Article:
bridge.jpg 320x197  [12715 bytes] The rope bridges are not as scary as they look. Honest! This one has a high rope railing along the side and the wooden floor slats are close together at your feet. I did, however, ask our three guides to stand still while I crossed the bridge, otherwise the bridge sways a lot. Bruce, of course, practically jogged across!
climb.jpg 192x240  [13817 bytes] UP, UP, UP! Leaving the flat land behind, we start to climb. That's Pasang behind me. He is a Sherpa from the Everest region. He was our main guide and was in charge of the entire trek and everyone on it. He's 25! The Sherpa people came from Tibet many years ago and are guides now (remember Tenzing Norgay?), but were originally traders.
kids.jpg 303x240  [18648 bytes] Bruce and the children! The kids are on recess from their school. They gathered all around us, chattered away with as much English as they could come up with and liked to touch everything we had on…my soft skirt, the smushy camera straps, whatever. The children learn English in school and are excited to show off their talents with: "Hi, how are you? What is your name? Where are you from? " They were delightful and mugged for the camera!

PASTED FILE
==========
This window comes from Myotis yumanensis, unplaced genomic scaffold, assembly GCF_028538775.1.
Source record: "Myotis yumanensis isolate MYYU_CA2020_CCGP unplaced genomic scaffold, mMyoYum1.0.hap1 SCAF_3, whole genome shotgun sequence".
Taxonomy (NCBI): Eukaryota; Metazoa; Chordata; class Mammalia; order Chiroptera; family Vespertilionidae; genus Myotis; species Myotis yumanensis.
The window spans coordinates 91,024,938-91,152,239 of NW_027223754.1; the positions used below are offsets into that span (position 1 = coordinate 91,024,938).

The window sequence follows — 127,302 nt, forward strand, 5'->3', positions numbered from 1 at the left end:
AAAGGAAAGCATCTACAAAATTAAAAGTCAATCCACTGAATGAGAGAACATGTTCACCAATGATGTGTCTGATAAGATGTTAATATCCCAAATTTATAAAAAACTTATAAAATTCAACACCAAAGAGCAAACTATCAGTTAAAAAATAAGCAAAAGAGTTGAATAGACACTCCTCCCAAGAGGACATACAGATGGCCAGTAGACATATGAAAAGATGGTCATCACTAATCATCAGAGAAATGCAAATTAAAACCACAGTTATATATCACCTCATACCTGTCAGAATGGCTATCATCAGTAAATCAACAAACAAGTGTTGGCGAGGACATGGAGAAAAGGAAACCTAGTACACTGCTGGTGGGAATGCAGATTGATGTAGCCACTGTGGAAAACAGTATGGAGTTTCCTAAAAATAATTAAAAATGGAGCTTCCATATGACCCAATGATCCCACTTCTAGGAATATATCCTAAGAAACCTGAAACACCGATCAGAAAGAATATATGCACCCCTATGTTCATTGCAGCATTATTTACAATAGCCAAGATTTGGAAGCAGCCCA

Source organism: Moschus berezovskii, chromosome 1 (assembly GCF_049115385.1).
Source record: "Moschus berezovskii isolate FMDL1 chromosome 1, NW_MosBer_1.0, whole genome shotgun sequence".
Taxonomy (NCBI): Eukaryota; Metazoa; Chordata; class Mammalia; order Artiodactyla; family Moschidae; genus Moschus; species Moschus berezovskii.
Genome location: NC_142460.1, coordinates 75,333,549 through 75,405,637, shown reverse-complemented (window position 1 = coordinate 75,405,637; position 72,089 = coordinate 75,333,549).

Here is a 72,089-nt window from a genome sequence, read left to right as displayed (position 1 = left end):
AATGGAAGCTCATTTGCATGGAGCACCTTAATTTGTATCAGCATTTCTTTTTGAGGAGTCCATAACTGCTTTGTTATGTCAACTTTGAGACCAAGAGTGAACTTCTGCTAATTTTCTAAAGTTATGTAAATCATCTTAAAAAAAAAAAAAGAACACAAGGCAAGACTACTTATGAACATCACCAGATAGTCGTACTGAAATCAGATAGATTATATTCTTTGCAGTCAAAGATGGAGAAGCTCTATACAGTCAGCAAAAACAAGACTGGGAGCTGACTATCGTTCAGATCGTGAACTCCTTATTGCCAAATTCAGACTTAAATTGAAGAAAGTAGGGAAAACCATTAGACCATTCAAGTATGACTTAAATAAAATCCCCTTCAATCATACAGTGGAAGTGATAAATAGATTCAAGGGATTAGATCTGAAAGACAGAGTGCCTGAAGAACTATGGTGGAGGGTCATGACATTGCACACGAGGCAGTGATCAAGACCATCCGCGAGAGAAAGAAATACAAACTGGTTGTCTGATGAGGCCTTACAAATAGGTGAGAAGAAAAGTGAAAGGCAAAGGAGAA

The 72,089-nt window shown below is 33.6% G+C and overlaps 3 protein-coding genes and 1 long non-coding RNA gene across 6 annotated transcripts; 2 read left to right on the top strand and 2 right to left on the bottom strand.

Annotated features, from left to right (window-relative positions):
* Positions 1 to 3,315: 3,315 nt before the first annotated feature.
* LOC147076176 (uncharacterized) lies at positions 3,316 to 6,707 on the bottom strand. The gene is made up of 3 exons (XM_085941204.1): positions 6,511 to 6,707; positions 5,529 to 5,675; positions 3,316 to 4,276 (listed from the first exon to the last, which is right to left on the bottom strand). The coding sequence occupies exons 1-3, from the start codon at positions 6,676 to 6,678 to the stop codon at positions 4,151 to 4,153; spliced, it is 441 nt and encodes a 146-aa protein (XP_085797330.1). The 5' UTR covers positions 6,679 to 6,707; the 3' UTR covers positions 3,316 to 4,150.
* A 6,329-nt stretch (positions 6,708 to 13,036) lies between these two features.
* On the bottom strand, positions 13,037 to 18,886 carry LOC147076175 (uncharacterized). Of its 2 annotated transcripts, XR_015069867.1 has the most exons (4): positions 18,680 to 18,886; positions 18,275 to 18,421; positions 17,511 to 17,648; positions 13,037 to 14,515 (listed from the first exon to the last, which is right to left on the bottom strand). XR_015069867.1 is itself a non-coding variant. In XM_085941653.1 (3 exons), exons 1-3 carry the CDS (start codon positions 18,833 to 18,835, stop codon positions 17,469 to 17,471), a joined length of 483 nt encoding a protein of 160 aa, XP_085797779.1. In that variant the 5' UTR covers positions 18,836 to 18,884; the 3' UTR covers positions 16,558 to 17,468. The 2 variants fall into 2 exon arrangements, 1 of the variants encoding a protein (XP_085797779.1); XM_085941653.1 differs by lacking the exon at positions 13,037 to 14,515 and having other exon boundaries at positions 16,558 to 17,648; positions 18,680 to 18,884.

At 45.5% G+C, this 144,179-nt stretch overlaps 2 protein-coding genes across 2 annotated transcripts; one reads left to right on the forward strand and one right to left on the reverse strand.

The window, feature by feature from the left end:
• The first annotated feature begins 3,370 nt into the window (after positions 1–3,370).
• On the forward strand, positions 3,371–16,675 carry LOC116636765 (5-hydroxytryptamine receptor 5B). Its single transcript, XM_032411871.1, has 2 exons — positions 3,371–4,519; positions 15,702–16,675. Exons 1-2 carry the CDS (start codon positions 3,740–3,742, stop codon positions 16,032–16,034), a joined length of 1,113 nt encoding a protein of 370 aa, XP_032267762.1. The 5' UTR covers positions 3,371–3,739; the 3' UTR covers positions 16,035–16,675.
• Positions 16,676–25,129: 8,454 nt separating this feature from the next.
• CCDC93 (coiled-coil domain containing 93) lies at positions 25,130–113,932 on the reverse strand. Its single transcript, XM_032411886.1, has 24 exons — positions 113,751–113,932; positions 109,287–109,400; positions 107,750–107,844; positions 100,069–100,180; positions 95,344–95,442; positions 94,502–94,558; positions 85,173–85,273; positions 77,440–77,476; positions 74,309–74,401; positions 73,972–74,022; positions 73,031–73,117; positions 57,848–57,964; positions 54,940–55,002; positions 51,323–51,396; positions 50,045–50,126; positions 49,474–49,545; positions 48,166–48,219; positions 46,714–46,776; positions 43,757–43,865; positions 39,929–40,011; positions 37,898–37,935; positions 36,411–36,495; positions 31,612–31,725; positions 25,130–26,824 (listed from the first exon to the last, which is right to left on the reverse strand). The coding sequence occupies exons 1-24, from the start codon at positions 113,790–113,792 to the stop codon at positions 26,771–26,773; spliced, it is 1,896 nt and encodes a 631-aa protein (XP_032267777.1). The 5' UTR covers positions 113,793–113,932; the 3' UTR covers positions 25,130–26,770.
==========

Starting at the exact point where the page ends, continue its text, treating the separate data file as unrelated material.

trek3.jpg 320x226  [14321 bytes] Trekking with Pasang close on my heels. He's never lost a trekker and he wasn't going to let me be the first! He even carried my day pack for me!
woman.jpg 170x240  [11049 bytes] A woman we met along the trail. She asked us for painkillers (aspirin, ibuprofen), but unfortunately, I didn't have any with me at that time. They know the value of modern medicine. This is not wilderness hiking. Here you walk through villages, along side the plowed fields and you are constantly passing people, children and animals on the trail.